UK: Duty to trace the families of unaccompanied children: Follow-up to the KA case

Friday, October 4, 2013

In the case of KA (Afghanistan) and others v Secretary of State for the Home Department [2012] EWCA Civ 1014, the England and Wales Court of Appeal established a series of principles to be applied to cases where the Secretary of State for the Home Department had breached her duty to trace the families of unaccompanied asylum-seeking children as prescribed by Article 19.3 of the Reception Directive. This judgment established that said duty was not fulfilled by merely granting children leave to remain until they were 17 and a half and directing them to the Red Cross. It also established that, when the Secretary of State had not complied with her duty, failed asylum-seeking children who appealed against a negative decision after coming of age should not be treated according to the circumstances at the time of the appeals (i.e. as adults), as the failure of the Secretary of State had deprived them of the best evidence with which to prove that their family could not be traced and therefore they would not be able to avail themselves of the protection of their family in their country of origin. Hence, when assessing the risk entailed by eventual deportation, and whether the applicants should be granted further leave to remain, courts need to consider whether the risk that applied to the person when they were under 18 continues to exist or not in order to correct the illegality committed by the Secretary of State ("corrective principle").

In the new case of EU (Afghanistan) and others v Secretary of State for the Home Department, the Court of Appeals applies this principle to the six individual cases which gave rise to the KA and others judgment. However, this new judgment narrows the scope of the application of the "corrective principle", as it establishes that the person seeking to rely on it needs to do so only because he has been found not to be in need of protection. There must be a causative link between the breach of duty of the Secretary of State and the applicant's claim for protection, either because this failure is relevant for the assessment of risk on return, or because this failure may result in the creation of private life bonds to the UK by the failed asylum seeker, which would merit protection under Article 8 ECHR. On the contrary, indefinite leave to remain should not be given to someone who has no risk on return or whose Convention rights will not be infringed by return. In the six individual cases concerned by the judgment, none of them was found to be in need of protection having regard to the circumstances of their cases and to the lack of credibility of some of their claims, and the failure of the Secretary of State to trace their families had been irrelevant to the alleged risks. Therefore, their appeals were dismissed.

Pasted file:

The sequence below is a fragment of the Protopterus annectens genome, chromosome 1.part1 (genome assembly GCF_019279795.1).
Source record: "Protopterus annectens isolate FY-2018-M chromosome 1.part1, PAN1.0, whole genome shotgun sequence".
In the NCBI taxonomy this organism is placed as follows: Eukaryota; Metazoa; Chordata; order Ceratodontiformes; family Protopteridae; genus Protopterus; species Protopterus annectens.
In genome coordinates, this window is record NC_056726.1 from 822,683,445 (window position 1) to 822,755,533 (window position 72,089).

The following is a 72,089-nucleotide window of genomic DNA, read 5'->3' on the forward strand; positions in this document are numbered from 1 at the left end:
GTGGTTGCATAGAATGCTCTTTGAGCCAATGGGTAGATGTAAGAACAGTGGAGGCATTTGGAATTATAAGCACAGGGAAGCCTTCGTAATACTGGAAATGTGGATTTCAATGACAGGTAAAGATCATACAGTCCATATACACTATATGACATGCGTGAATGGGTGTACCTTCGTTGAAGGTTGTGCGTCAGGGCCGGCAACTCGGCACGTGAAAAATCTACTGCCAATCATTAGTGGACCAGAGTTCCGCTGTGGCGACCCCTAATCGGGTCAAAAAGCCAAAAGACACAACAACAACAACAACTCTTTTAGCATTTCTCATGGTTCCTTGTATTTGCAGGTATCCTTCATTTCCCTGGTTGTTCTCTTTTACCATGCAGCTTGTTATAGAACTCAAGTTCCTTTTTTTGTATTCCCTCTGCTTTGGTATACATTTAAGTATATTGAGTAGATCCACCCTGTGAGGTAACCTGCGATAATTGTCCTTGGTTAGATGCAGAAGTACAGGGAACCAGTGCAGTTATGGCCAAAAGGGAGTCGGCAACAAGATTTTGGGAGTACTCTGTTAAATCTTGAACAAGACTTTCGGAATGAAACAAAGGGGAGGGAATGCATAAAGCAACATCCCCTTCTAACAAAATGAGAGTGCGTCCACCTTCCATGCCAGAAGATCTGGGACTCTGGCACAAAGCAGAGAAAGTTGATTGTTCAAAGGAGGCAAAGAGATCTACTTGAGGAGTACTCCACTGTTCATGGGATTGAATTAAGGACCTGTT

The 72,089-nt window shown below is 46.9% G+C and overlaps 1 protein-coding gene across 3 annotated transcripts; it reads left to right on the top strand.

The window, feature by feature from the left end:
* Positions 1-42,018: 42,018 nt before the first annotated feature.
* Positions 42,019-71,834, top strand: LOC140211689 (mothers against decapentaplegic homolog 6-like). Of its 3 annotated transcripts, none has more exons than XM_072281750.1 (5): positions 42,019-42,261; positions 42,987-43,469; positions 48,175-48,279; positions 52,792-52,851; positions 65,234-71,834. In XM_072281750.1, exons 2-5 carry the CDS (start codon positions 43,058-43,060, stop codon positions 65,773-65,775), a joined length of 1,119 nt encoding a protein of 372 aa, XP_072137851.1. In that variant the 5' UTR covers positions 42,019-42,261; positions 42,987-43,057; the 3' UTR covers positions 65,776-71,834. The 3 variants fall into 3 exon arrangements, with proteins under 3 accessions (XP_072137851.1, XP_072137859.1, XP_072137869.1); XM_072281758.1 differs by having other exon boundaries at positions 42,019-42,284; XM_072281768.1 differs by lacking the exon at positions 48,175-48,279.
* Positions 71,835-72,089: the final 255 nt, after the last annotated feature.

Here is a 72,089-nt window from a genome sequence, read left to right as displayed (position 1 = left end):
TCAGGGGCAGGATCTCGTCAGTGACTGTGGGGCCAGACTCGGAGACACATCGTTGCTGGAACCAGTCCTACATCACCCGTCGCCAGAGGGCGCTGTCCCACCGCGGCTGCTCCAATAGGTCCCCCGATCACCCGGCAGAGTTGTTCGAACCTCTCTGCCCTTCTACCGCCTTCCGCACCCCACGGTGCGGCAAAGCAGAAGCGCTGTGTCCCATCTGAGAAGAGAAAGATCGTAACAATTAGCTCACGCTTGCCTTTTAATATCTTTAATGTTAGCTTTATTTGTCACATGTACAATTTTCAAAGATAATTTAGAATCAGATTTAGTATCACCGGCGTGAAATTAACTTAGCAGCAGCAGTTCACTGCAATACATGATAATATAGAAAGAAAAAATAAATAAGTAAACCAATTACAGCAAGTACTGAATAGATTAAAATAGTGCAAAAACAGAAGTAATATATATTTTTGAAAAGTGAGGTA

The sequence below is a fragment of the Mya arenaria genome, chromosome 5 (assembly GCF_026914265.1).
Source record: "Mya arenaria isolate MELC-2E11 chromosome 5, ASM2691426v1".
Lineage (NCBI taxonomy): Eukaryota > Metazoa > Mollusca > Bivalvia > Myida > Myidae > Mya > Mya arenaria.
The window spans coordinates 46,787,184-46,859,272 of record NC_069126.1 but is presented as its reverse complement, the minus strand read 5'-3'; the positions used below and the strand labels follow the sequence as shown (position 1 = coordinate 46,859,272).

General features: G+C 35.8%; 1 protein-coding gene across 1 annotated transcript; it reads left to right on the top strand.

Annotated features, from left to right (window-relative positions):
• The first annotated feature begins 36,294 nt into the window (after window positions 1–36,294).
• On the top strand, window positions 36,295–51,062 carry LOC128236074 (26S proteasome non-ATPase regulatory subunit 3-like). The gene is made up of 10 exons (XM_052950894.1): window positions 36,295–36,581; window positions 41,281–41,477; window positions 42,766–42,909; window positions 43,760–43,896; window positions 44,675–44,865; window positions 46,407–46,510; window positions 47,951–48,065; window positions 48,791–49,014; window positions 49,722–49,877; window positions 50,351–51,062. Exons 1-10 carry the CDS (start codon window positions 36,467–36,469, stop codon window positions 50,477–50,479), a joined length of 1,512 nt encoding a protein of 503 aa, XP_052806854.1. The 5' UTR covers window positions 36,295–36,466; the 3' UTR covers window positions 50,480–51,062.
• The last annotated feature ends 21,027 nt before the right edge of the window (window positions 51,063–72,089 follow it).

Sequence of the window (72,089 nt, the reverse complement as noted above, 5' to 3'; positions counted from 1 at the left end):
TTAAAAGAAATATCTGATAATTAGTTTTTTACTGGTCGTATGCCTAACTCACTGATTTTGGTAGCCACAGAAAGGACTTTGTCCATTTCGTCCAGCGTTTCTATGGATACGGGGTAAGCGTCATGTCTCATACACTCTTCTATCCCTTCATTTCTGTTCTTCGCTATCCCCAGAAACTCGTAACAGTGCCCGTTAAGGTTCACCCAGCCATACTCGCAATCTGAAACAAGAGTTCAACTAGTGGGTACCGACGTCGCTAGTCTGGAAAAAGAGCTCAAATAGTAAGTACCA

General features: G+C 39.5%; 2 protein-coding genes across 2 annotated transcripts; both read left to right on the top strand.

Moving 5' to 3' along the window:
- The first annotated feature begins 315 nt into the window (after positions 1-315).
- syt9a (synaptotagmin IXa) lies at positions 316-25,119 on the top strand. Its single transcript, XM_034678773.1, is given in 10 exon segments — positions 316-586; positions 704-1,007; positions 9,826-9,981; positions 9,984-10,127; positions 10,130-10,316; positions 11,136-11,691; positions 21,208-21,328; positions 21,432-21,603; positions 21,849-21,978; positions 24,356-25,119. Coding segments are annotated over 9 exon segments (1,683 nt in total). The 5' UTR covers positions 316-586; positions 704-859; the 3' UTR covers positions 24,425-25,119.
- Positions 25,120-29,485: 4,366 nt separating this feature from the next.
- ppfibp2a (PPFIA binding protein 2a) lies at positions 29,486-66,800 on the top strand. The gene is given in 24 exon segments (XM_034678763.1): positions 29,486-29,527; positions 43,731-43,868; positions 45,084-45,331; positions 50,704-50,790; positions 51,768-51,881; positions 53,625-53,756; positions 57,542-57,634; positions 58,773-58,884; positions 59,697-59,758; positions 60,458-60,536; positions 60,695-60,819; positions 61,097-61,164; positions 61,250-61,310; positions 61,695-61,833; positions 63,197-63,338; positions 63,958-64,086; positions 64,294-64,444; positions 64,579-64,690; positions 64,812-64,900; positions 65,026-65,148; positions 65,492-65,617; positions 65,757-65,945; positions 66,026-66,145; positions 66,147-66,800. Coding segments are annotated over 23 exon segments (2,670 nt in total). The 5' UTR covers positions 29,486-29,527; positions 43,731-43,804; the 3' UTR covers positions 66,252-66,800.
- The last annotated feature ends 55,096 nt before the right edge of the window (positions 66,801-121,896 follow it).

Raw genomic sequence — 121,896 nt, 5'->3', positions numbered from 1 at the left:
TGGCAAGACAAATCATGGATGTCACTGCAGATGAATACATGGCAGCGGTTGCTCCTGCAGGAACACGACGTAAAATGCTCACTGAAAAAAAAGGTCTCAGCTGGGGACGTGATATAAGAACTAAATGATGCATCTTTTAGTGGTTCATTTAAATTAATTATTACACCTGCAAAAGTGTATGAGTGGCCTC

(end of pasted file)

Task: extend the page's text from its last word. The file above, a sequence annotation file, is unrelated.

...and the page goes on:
Read the full text of the judgment here.

Read a comment on the judgment at the Free Movement blog.

This item was reproduced with the permission of ECRE from the weekly ELENA legal update supported by the Fundamental Rights and Citizenship Funding Programme and distributed by email. The purpose of these updates is to inform asylum lawyers and legal organizations supporting asylum seekers and refugees of recent developments in the field of asylum law. Please note that the information provided is taken from publicly available information on the internet. Every reasonable effort is made to make the content accurate and up to date at the time each item is published but no responsibility for its accuracy and correctness, or for any consequences of relying on it, is assumed by ECRE, the IRC or its partners.



Obligation/Duty to cooperate
Family member
Family reunification
Family unity (right to)
Reception conditions
Unaccompanied minor